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Mad Men

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5 hours ago, sistermagpie said:

Even her aggressive conversation with Don in front of the kids because she assumes they can't know words like whatever it was she used--adultery? Something like that. How innocent does she expect kids to be if her affair is discovered?

The word she used was "philandering".  And, I also vommed over her "children are so innocent and magical" schtick.  Such a hippie poser.

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On ‎8‎/‎24‎/‎2018 at 12:21 PM, sistermagpie said:

Yes, that's the moment I wish Don had been willing to tell her off. Yes, I'm sure there are plenty of creeps hitting on you, but whatever flirting Don was doing had far more deniability than Suzanne calling him up half-drunk to bring up their deep emotional connection again while Betty's going into labor and might as well not exist. The conversation at the eclipse was especially bold given that iirc she asks him what he's doing for the summer and then objects when he tells her as if he just did something sneaky by giving her this information.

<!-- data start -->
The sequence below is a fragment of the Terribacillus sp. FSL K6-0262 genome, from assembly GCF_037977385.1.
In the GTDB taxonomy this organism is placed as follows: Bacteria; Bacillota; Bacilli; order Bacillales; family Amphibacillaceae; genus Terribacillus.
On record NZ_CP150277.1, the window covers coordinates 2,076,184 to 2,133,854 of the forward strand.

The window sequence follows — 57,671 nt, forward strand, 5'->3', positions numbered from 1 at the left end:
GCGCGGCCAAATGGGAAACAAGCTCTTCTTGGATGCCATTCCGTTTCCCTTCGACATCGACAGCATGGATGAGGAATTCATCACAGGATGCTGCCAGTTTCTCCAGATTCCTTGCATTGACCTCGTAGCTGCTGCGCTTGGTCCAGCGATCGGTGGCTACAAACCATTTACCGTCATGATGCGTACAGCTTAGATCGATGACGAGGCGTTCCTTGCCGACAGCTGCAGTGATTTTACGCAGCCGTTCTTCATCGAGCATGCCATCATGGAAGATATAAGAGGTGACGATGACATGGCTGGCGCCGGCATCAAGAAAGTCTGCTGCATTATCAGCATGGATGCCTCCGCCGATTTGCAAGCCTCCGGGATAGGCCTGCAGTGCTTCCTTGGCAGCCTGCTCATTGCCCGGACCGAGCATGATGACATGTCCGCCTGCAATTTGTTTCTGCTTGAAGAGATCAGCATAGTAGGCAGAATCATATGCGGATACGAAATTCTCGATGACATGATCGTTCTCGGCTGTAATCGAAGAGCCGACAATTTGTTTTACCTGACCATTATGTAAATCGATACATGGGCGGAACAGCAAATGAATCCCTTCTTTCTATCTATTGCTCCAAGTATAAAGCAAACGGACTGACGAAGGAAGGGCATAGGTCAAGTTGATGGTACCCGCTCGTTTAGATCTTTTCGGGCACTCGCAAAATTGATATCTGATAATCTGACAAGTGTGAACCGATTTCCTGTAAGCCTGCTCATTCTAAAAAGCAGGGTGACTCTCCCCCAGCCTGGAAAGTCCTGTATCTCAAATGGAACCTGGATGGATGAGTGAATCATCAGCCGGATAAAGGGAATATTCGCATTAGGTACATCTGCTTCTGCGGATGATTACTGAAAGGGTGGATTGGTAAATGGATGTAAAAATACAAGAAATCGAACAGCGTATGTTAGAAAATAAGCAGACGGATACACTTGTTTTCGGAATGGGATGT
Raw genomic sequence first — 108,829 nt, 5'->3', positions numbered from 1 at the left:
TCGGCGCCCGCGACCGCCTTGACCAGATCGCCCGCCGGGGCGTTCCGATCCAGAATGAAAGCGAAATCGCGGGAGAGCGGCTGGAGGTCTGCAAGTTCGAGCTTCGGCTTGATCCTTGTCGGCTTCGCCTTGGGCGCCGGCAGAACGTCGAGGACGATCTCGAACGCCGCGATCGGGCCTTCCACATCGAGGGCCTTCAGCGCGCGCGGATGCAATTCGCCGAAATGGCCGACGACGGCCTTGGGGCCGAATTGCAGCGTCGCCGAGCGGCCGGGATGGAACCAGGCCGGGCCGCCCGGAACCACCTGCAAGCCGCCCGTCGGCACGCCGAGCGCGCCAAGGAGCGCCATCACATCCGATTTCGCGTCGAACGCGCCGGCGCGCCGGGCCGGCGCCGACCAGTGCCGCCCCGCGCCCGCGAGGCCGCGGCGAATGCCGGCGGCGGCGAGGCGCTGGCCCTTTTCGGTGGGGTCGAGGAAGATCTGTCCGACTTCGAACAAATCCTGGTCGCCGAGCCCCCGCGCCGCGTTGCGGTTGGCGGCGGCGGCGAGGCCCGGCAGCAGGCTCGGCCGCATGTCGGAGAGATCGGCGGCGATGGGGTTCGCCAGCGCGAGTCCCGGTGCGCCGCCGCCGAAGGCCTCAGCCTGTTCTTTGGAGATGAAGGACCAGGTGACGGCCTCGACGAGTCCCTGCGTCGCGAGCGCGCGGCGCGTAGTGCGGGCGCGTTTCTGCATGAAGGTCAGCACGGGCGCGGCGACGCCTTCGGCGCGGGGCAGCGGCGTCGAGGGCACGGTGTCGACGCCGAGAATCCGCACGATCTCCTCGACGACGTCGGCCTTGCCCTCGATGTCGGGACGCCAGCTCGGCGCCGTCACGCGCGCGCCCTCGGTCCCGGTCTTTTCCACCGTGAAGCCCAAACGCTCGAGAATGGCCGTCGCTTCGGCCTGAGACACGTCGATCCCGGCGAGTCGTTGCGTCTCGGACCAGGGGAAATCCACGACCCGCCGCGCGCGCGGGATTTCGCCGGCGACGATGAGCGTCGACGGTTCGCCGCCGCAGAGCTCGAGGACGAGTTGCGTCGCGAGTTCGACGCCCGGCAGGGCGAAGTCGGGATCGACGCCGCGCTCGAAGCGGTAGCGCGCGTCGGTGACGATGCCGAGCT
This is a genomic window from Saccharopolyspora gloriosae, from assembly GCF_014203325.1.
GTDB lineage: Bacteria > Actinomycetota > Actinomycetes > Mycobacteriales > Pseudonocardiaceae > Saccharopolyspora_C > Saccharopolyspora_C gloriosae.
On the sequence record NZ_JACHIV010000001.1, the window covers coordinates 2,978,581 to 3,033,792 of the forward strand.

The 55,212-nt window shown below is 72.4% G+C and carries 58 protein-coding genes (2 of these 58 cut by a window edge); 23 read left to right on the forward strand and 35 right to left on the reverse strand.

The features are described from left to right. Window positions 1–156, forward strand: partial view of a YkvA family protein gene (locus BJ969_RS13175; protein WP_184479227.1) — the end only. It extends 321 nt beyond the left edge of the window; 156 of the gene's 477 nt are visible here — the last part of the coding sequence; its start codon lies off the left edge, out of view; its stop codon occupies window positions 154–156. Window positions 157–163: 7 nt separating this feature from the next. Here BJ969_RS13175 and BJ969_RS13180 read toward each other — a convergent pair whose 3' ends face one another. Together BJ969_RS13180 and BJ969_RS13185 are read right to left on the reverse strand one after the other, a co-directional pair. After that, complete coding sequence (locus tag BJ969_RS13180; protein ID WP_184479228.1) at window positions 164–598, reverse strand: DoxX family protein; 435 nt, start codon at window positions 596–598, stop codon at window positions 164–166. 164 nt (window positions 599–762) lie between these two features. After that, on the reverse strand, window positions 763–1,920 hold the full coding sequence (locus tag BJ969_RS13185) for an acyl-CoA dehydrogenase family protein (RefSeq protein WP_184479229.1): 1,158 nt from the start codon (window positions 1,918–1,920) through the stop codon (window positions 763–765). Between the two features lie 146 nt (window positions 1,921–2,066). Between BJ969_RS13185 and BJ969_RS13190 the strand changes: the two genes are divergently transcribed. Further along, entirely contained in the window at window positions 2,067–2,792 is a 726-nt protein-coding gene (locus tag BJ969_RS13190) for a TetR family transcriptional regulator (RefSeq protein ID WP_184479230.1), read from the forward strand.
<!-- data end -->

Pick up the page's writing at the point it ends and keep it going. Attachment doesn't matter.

Suzanne was a hypocrite, but so was Don.  When Don was talking to Suzanne on the phone, she asked how he was, and he told her she was the only one who would think to ask that, it annoyed me to no end.  How dare his pregnant wife, who just lost her father, who he has been cheating on for years, and slut shamed on more than one occasion, not dance attendance on Don's needs 24/7.  In the beginning of their marriage, Betty loved and adored Don, and he is the one who threw it all away.

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18 minutes ago, TigerLynx said:

Suzanne was a hypocrite, but so was Don.  When Don was talking to Suzanne on the phone, she asked how he was, and he told her she was the only one who would think to ask that, it annoyed me to no end.  How dare his pregnant wife, who just lost her father, who he has been cheating on for years, and slut shamed on more than one occasion, not dance attendance on Don's needs 24/7.  In the beginning of their marriage, Betty loved and adored Don, and he is the one who threw it all away.